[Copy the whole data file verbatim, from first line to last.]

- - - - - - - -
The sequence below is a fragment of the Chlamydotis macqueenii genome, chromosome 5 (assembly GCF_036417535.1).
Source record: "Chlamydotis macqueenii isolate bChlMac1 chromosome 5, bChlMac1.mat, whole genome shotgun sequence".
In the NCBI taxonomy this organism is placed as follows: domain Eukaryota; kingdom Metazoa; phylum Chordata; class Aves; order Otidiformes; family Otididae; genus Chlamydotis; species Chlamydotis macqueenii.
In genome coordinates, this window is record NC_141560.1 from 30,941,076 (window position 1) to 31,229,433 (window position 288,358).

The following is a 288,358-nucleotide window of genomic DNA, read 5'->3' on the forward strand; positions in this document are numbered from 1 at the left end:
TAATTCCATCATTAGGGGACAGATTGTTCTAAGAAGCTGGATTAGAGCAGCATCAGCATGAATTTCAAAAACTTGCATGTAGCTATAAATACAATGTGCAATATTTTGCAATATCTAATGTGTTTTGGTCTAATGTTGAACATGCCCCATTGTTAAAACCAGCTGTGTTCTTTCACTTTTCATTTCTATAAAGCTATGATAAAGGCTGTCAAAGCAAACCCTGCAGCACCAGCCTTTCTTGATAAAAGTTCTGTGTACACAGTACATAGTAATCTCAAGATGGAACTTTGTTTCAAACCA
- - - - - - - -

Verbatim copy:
The sequence below is a fragment of the Chlamydotis macqueenii genome, chromosome 5 (assembly GCF_036417535.1).
Source record: "Chlamydotis macqueenii isolate bChlMac1 chromosome 5, bChlMac1.mat, whole genome shotgun sequence".
In the NCBI taxonomy this organism is placed as follows: domain Eukaryota; kingdom Metazoa; phylum Chordata; class Aves; order Otidiformes; family Otididae; genus Chlamydotis; species Chlamydotis macqueenii.
In genome coordinates, this window is record NC_141560.1 from 30,941,076 (window position 1) to 31,229,433 (window position 288,358).

The following is a 288,358-nucleotide window of genomic DNA, read 5'->3' on the forward strand; positions in this document are numbered from 1 at the left end:
TAATTCCATCATTAGGGGACAGATTGTTCTAAGAAGCTGGATTAGAGCAGCATCAGCATGAATTTCAAAAACTTGCATGTAGCTATAAATACAATGTGCAATATTTTGCAATATCTAATGTGTTTTGGTCTAATGTTGAACATGCCCCATTGTTAAAACCAGCTGTGTTCTTTCACTTTTCATTTCTATAAAGCTATGATAAAGGCTGTCAAAGCAAACCCTGCAGCACCAGCCTTTCTTGATAAAAGTTCTGTGTACACAGTACATAGTAATCTCAAGATGGAACTTTGTTTCAAACCA